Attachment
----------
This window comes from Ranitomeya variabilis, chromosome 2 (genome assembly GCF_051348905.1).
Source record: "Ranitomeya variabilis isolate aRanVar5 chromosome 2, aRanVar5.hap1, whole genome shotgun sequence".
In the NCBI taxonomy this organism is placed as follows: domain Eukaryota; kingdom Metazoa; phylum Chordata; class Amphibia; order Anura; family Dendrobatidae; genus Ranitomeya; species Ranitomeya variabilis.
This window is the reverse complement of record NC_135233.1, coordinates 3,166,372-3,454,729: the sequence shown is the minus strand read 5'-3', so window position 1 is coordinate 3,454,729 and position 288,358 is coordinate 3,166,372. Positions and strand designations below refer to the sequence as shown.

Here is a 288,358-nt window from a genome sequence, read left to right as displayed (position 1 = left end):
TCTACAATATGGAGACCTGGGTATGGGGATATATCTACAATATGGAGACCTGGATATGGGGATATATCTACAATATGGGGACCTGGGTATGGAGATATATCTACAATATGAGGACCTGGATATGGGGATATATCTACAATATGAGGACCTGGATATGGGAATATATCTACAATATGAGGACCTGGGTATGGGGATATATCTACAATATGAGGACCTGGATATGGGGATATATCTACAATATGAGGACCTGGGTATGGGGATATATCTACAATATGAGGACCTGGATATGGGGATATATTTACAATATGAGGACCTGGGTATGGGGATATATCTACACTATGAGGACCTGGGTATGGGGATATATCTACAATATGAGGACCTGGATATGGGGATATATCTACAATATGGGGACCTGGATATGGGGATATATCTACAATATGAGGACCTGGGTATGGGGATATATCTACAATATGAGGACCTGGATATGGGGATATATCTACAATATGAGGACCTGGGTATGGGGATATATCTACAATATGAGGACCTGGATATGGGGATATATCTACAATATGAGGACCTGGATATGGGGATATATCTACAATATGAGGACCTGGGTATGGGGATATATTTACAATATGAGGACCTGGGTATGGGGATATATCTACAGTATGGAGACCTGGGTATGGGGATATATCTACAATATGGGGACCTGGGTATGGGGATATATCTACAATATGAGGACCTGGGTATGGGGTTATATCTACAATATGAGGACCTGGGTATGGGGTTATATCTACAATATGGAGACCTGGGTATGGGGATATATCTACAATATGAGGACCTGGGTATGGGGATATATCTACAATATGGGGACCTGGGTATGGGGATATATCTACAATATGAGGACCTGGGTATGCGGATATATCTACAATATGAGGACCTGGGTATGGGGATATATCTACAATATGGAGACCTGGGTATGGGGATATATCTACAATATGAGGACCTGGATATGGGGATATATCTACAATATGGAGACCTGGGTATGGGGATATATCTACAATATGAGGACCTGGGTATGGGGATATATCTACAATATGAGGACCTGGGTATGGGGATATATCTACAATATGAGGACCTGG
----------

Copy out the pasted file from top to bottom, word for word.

This window comes from Ranitomeya variabilis, chromosome 2 (genome assembly GCF_051348905.1).
Source record: "Ranitomeya variabilis isolate aRanVar5 chromosome 2, aRanVar5.hap1, whole genome shotgun sequence".
In the NCBI taxonomy this organism is placed as follows: domain Eukaryota; kingdom Metazoa; phylum Chordata; class Amphibia; order Anura; family Dendrobatidae; genus Ranitomeya; species Ranitomeya variabilis.
This window is the reverse complement of record NC_135233.1, coordinates 3,166,372-3,454,729: the sequence shown is the minus strand read 5'-3', so window position 1 is coordinate 3,454,729 and position 288,358 is coordinate 3,166,372. Positions and strand designations below refer to the sequence as shown.

Here is a 288,358-nt window from a genome sequence, read left to right as displayed (position 1 = left end):
TCTACAATATGGAGACCTGGGTATGGGGATATATCTACAATATGGAGACCTGGATATGGGGATATATCTACAATATGGGGACCTGGGTATGGAGATATATCTACAATATGAGGACCTGGATATGGGGATATATCTACAATATGAGGACCTGGATATGGGAATATATCTACAATATGAGGACCTGGGTATGGGGATATATCTACAATATGAGGACCTGGATATGGGGATATATCTACAATATGAGGACCTGGGTATGGGGATATATCTACAATATGAGGACCTGGATATGGGGATATATTTACAATATGAGGACCTGGGTATGGGGATATATCTACACTATGAGGACCTGGGTATGGGGATATATCTACAATATGAGGACCTGGATATGGGGATATATCTACAATATGGGGACCTGGATATGGGGATATATCTACAATATGAGGACCTGGGTATGGGGATATATCTACAATATGAGGACCTGGATATGGGGATATATCTACAATATGAGGACCTGGGTATGGGGATATATCTACAATATGAGGACCTGGATATGGGGATATATCTACAATATGAGGACCTGGATATGGGGATATATCTACAATATGAGGACCTGGGTATGGGGATATATTTACAATATGAGGACCTGGGTATGGGGATATATCTACAGTATGGAGACCTGGGTATGGGGATATATCTACAATATGGGGACCTGGGTATGGGGATATATCTACAATATGAGGACCTGGGTATGGGGTTATATCTACAATATGAGGACCTGGGTATGGGGTTATATCTACAATATGGAGACCTGGGTATGGGGATATATCTACAATATGAGGACCTGGGTATGGGGATATATCTACAATATGGGGACCTGGGTATGGGGATATATCTACAATATGAGGACCTGGGTATGCGGATATATCTACAATATGAGGACCTGGGTATGGGGATATATCTACAATATGGAGACCTGGGTATGGGGATATATCTACAATATGAGGACCTGGATATGGGGATATATCTACAATATGGAGACCTGGGTATGGGGATATATCTACAATATGAGGACCTGGGTATGGGGATATATCTACAATATGAGGACCTGGGTATGGGGATATATCTACAATATGAGGACCTGG